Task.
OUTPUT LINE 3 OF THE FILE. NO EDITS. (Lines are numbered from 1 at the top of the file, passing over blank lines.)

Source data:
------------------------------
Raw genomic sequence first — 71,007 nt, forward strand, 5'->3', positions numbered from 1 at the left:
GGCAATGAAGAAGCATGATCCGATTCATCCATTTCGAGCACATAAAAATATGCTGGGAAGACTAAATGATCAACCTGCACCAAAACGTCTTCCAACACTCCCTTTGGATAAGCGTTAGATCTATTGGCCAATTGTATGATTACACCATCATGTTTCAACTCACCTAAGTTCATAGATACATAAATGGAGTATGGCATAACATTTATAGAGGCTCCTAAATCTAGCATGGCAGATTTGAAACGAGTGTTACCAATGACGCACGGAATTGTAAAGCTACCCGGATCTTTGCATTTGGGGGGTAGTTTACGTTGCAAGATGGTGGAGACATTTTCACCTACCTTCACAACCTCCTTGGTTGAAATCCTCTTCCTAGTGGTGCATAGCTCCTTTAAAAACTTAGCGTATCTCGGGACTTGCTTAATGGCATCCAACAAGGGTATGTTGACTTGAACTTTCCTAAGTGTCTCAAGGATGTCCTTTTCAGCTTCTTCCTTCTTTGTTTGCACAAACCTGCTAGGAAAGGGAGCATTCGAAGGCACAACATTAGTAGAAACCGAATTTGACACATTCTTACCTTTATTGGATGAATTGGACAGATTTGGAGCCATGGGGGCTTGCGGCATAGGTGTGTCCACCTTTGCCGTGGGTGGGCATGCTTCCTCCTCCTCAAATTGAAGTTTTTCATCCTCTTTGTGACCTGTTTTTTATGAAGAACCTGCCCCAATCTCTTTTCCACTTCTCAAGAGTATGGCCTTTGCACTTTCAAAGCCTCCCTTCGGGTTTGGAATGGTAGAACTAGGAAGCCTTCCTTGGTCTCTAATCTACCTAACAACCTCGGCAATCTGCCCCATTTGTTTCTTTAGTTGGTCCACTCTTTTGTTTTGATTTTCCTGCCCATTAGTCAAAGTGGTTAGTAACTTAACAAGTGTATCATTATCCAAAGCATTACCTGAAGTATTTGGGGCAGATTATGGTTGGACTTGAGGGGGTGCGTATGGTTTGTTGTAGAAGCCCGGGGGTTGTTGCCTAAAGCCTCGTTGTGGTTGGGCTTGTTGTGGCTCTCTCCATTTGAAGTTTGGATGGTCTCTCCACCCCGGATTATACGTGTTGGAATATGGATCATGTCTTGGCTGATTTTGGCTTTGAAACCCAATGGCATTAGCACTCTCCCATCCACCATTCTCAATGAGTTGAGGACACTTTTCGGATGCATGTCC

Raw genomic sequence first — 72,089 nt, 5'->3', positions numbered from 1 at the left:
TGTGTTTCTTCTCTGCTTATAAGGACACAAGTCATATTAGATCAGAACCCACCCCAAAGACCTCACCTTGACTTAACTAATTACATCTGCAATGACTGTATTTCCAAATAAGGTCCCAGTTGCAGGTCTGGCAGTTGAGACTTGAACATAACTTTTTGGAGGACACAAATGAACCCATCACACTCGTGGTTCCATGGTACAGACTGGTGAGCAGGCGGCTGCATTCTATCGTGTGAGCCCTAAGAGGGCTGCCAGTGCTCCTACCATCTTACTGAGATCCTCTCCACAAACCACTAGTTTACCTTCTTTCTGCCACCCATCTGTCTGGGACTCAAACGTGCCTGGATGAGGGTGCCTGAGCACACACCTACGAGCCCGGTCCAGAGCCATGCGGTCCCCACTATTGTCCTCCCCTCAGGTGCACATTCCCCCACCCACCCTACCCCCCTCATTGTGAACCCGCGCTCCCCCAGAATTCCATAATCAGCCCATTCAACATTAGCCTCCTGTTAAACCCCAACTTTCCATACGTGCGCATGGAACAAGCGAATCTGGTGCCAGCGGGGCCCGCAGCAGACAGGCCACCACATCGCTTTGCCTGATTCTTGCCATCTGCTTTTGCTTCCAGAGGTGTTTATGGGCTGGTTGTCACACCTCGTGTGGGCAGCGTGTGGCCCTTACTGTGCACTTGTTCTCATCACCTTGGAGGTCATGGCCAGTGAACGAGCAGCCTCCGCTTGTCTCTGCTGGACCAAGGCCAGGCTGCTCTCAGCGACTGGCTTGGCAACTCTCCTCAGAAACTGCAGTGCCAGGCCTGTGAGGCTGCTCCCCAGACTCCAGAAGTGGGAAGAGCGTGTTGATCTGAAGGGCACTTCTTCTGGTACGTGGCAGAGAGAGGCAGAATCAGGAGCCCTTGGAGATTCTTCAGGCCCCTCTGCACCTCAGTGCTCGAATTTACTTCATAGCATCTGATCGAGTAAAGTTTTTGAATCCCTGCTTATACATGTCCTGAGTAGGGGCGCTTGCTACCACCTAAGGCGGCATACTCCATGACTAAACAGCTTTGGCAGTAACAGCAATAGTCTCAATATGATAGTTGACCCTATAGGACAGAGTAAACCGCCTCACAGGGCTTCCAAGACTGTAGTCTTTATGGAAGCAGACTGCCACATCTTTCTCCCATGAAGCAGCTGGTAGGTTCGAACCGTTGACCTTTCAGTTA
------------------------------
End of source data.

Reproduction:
Raw genomic sequence first — 72,089 nt, 5'->3', positions numbered from 1 at the left: